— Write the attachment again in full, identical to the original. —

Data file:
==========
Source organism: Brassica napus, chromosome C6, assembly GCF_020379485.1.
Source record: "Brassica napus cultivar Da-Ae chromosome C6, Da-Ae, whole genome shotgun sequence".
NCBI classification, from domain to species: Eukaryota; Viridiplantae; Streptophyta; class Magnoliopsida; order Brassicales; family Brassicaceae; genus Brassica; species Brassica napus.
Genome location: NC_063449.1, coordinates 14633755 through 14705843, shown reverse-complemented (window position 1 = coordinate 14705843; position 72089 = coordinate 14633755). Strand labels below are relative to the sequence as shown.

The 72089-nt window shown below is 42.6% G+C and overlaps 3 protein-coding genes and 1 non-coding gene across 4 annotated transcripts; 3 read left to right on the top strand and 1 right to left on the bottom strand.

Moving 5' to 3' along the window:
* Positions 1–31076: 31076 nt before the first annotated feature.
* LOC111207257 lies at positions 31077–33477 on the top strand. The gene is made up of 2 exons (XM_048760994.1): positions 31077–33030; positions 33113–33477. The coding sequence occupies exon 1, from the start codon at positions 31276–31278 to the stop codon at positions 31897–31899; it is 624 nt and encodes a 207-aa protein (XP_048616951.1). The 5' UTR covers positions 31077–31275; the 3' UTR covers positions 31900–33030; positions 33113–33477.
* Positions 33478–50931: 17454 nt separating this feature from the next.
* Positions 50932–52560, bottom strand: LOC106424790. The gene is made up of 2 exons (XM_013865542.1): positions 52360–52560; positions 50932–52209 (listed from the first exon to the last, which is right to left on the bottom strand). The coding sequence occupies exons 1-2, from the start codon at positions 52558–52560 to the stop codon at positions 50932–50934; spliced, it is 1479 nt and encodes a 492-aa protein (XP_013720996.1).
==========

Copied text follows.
Source organism: Brassica napus, chromosome C6, assembly GCF_020379485.1.
Source record: "Brassica napus cultivar Da-Ae chromosome C6, Da-Ae, whole genome shotgun sequence".
NCBI classification, from domain to species: Eukaryota; Viridiplantae; Streptophyta; class Magnoliopsida; order Brassicales; family Brassicaceae; genus Brassica; species Brassica napus.
Genome location: NC_063449.1, coordinates 14633755 through 14705843, shown reverse-complemented (window position 1 = coordinate 14705843; position 72089 = coordinate 14633755). Strand labels below are relative to the sequence as shown.

The 72089-nt window shown below is 42.6% G+C and overlaps 3 protein-coding genes and 1 non-coding gene across 4 annotated transcripts; 3 read left to right on the top strand and 1 right to left on the bottom strand.

Moving 5' to 3' along the window:
* Positions 1–31076: 31076 nt before the first annotated feature.
* LOC111207257 lies at positions 31077–33477 on the top strand. The gene is made up of 2 exons (XM_048760994.1): positions 31077–33030; positions 33113–33477. The coding sequence occupies exon 1, from the start codon at positions 31276–31278 to the stop codon at positions 31897–31899; it is 624 nt and encodes a 207-aa protein (XP_048616951.1). The 5' UTR covers positions 31077–31275; the 3' UTR covers positions 31900–33030; positions 33113–33477.
* Positions 33478–50931: 17454 nt separating this feature from the next.
* Positions 50932–52560, bottom strand: LOC106424790. The gene is made up of 2 exons (XM_013865542.1): positions 52360–52560; positions 50932–52209 (listed from the first exon to the last, which is right to left on the bottom strand). The coding sequence occupies exons 1-2, from the start codon at positions 52558–52560 to the stop codon at positions 50932–50934; spliced, it is 1479 nt and encodes a 492-aa protein (XP_013720996.1).